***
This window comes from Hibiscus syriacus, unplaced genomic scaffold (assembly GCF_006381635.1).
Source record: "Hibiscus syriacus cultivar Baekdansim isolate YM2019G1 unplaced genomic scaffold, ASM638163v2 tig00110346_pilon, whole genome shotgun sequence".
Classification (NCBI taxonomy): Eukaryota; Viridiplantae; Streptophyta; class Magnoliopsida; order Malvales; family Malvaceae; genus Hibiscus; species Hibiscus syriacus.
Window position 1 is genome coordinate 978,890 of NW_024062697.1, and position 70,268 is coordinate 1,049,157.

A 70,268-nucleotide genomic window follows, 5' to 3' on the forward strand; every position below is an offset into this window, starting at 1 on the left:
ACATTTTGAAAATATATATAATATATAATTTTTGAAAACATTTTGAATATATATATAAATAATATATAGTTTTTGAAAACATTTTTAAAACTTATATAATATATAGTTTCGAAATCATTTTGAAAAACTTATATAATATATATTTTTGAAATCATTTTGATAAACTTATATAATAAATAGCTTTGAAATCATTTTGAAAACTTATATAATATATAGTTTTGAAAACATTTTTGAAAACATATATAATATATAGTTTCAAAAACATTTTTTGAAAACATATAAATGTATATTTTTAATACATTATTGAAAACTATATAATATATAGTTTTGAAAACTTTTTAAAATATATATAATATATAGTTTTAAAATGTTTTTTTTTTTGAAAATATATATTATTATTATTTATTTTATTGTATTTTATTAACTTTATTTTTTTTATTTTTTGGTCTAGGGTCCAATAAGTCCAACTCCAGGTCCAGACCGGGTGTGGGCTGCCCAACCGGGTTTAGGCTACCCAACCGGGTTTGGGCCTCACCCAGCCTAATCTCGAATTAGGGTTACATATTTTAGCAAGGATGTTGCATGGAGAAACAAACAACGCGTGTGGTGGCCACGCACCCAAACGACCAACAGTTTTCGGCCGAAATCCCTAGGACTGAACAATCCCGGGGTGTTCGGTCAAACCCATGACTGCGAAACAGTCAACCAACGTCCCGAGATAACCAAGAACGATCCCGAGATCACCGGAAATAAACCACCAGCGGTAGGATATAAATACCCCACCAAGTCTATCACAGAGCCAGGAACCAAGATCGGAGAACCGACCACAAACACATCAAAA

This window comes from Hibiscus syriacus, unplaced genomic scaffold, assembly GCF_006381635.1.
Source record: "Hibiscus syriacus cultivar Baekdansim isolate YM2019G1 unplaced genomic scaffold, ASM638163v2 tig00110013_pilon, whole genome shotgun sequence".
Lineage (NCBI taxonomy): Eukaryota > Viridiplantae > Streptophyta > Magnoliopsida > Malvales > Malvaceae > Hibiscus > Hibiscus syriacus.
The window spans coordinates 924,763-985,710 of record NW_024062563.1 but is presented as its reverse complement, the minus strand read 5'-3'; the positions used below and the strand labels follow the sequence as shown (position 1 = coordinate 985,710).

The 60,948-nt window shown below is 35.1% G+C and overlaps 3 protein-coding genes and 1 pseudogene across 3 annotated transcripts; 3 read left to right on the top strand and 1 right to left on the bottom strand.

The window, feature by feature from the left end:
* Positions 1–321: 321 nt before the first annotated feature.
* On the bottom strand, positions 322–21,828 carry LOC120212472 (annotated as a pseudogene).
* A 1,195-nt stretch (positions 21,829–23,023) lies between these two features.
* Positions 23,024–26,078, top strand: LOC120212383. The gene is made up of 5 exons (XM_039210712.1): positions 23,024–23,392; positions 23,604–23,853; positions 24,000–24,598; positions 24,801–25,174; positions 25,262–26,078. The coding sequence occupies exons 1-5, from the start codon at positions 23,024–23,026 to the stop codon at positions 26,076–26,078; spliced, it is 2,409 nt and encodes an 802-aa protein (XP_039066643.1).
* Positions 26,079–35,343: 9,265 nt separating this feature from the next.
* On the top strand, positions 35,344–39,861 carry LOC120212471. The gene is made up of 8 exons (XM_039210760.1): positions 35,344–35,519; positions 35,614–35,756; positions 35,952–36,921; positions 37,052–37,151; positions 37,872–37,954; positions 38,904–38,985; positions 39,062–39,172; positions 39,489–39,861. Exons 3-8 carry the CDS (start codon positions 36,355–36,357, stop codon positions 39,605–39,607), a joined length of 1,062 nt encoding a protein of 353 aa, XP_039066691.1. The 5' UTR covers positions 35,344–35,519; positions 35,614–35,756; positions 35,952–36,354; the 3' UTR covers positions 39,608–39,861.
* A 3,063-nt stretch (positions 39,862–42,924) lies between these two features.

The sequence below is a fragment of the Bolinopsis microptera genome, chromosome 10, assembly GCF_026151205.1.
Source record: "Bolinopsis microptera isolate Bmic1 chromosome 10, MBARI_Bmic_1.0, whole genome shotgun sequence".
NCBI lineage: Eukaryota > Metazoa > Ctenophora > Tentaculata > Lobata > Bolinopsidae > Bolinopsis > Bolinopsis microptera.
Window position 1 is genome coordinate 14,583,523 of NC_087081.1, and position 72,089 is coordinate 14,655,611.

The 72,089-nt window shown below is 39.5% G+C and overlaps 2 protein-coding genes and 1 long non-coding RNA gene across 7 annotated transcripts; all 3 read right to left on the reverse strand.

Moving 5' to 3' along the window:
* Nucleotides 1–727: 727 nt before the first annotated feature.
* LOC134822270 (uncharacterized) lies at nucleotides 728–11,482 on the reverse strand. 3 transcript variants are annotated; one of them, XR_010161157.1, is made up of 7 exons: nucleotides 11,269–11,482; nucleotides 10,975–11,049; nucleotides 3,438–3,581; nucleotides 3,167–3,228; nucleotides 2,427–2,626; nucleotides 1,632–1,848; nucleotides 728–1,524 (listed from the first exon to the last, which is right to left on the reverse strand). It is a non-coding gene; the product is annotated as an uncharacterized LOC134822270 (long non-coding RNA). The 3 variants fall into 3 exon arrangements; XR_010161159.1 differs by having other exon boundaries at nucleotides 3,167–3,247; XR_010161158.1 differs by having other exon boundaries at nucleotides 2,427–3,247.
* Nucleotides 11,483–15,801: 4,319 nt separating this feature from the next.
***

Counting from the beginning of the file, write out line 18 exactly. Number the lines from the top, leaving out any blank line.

* On the top strand, positions 35,344–39,861 carry LOC120212471. The gene is made up of 8 exons (XM_039210760.1): positions 35,344–35,519; positions 35,614–35,756; positions 35,952–36,921; positions 37,052–37,151; positions 37,872–37,954; positions 38,904–38,985; positions 39,062–39,172; positions 39,489–39,861. Exons 3-8 carry the CDS (start codon positions 36,355–36,357, stop codon positions 39,605–39,607), a joined length of 1,062 nt encoding a protein of 353 aa, XP_039066691.1. The 5' UTR covers positions 35,344–35,519; positions 35,614–35,756; positions 35,952–36,354; the 3' UTR covers positions 39,608–39,861.